Two years later, King Henry VIII deposed Cardinal Wolsey as lord chancellor because of his failure to help annul Henry’s marriage. Henry then appointed Thomas More has lord chancellor, despite Thomas’ attempt to decline the position and the fact that this position was usually given to a churchman. Thomas again warned the king that he did not agree with the King’s attempt to divorce his wife. Henry assured Thomas that he wouldn’t make him act against his conscience.

Over the next three years, King Henry continued his attempts to annul his marriage and finally broke completely with Rome in 1532. Thomas More then handed in his resignation as chancellor. He was fully aware that this meant the end of his income, that his family would now be like the beggars he had previously helped. He did his best to prepare his children (including, now, three sons-in-law) for this fall in fortunes. In this, he found inspiration in the saints:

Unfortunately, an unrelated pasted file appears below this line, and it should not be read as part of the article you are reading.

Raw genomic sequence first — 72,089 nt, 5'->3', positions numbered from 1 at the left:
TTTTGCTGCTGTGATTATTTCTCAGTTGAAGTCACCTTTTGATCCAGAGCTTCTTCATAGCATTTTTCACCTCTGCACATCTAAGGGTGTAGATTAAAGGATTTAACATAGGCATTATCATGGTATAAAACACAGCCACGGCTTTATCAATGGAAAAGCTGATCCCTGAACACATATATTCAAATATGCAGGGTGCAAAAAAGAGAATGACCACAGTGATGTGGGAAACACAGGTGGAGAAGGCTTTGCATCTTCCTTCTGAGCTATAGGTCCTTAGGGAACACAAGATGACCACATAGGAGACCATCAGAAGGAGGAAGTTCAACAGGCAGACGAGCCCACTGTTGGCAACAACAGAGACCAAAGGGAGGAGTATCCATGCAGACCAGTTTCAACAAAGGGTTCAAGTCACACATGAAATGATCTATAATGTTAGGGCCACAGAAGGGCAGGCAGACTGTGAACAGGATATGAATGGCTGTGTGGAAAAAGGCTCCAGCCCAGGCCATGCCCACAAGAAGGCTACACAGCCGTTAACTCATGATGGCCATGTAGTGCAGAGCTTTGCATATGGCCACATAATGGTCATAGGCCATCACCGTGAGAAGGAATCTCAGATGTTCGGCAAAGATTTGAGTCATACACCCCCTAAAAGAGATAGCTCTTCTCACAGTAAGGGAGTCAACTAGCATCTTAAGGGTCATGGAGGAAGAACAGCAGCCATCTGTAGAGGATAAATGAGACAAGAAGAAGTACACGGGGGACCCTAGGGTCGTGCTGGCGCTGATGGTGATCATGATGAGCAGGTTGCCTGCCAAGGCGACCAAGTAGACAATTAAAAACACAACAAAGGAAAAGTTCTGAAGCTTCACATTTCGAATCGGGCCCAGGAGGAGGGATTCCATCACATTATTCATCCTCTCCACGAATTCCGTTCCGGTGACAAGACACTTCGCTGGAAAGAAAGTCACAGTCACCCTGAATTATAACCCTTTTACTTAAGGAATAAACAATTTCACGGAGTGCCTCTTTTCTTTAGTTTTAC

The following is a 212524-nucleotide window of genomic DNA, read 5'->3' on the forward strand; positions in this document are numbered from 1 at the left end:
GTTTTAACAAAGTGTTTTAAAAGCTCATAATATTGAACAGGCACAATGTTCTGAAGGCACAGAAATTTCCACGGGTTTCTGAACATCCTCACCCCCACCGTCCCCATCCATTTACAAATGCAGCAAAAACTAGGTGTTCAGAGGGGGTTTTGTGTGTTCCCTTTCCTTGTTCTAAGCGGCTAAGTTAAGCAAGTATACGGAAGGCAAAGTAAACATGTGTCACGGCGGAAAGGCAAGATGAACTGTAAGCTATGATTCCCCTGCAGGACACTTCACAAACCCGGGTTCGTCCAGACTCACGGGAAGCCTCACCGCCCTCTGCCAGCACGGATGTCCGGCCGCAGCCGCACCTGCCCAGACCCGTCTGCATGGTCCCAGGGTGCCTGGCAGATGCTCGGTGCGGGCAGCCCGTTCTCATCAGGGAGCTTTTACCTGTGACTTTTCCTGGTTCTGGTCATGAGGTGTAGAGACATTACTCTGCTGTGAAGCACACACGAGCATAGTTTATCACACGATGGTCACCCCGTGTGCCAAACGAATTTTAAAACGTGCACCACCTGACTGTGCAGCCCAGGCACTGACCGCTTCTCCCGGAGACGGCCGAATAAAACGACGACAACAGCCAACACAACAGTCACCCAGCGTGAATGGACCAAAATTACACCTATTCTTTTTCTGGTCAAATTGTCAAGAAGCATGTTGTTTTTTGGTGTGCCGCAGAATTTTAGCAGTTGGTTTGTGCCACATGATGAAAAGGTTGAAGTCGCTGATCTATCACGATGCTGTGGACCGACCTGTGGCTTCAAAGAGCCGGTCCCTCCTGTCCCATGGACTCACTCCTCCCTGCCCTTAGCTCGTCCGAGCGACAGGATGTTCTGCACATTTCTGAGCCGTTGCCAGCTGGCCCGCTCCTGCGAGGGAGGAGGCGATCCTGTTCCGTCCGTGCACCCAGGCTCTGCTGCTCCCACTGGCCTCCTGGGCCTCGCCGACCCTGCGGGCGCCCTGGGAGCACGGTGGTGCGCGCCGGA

More would talk unto his wife and children of the joys of heaven and the pains of hell, of the lives of holy martyrs, of their grievous martyrdoms, of their marvellous patience and of their passions and deaths, that they suffered rather than they would offend God, and what a happy and blessed thing it was, for the love of God to suffer the loss of goods, imprisonment, loss of hands, and life also. ~ More’s son-in-law, as quoted in Holbrock